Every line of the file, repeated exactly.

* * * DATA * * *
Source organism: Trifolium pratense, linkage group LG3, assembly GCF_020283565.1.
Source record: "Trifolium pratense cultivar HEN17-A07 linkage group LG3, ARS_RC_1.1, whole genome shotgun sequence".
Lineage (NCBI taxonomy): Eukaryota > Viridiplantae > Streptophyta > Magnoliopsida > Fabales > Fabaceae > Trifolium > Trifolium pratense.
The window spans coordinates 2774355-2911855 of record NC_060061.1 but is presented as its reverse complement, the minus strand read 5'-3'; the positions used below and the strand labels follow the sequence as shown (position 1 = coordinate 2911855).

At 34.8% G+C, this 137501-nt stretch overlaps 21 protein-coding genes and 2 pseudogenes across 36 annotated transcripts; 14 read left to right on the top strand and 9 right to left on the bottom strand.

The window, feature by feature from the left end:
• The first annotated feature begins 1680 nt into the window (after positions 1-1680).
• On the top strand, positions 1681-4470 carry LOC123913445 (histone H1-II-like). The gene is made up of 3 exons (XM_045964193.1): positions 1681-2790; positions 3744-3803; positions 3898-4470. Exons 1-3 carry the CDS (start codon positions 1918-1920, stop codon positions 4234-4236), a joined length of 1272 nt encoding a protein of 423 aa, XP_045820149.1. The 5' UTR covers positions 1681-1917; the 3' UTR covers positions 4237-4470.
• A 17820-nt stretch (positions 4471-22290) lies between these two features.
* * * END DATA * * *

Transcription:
Source organism: Trifolium pratense, linkage group LG3, assembly GCF_020283565.1.
Source record: "Trifolium pratense cultivar HEN17-A07 linkage group LG3, ARS_RC_1.1, whole genome shotgun sequence".
Lineage (NCBI taxonomy): Eukaryota > Viridiplantae > Streptophyta > Magnoliopsida > Fabales > Fabaceae > Trifolium > Trifolium pratense.
The window spans coordinates 2774355-2911855 of record NC_060061.1 but is presented as its reverse complement, the minus strand read 5'-3'; the positions used below and the strand labels follow the sequence as shown (position 1 = coordinate 2911855).

At 34.8% G+C, this 137501-nt stretch overlaps 21 protein-coding genes and 2 pseudogenes across 36 annotated transcripts; 14 read left to right on the top strand and 9 right to left on the bottom strand.

The window, feature by feature from the left end:
• The first annotated feature begins 1680 nt into the window (after positions 1-1680).
• On the top strand, positions 1681-4470 carry LOC123913445 (histone H1-II-like). The gene is made up of 3 exons (XM_045964193.1): positions 1681-2790; positions 3744-3803; positions 3898-4470. Exons 1-3 carry the CDS (start codon positions 1918-1920, stop codon positions 4234-4236), a joined length of 1272 nt encoding a protein of 423 aa, XP_045820149.1. The 5' UTR covers positions 1681-1917; the 3' UTR covers positions 4237-4470.
• A 17820-nt stretch (positions 4471-22290) lies between these two features.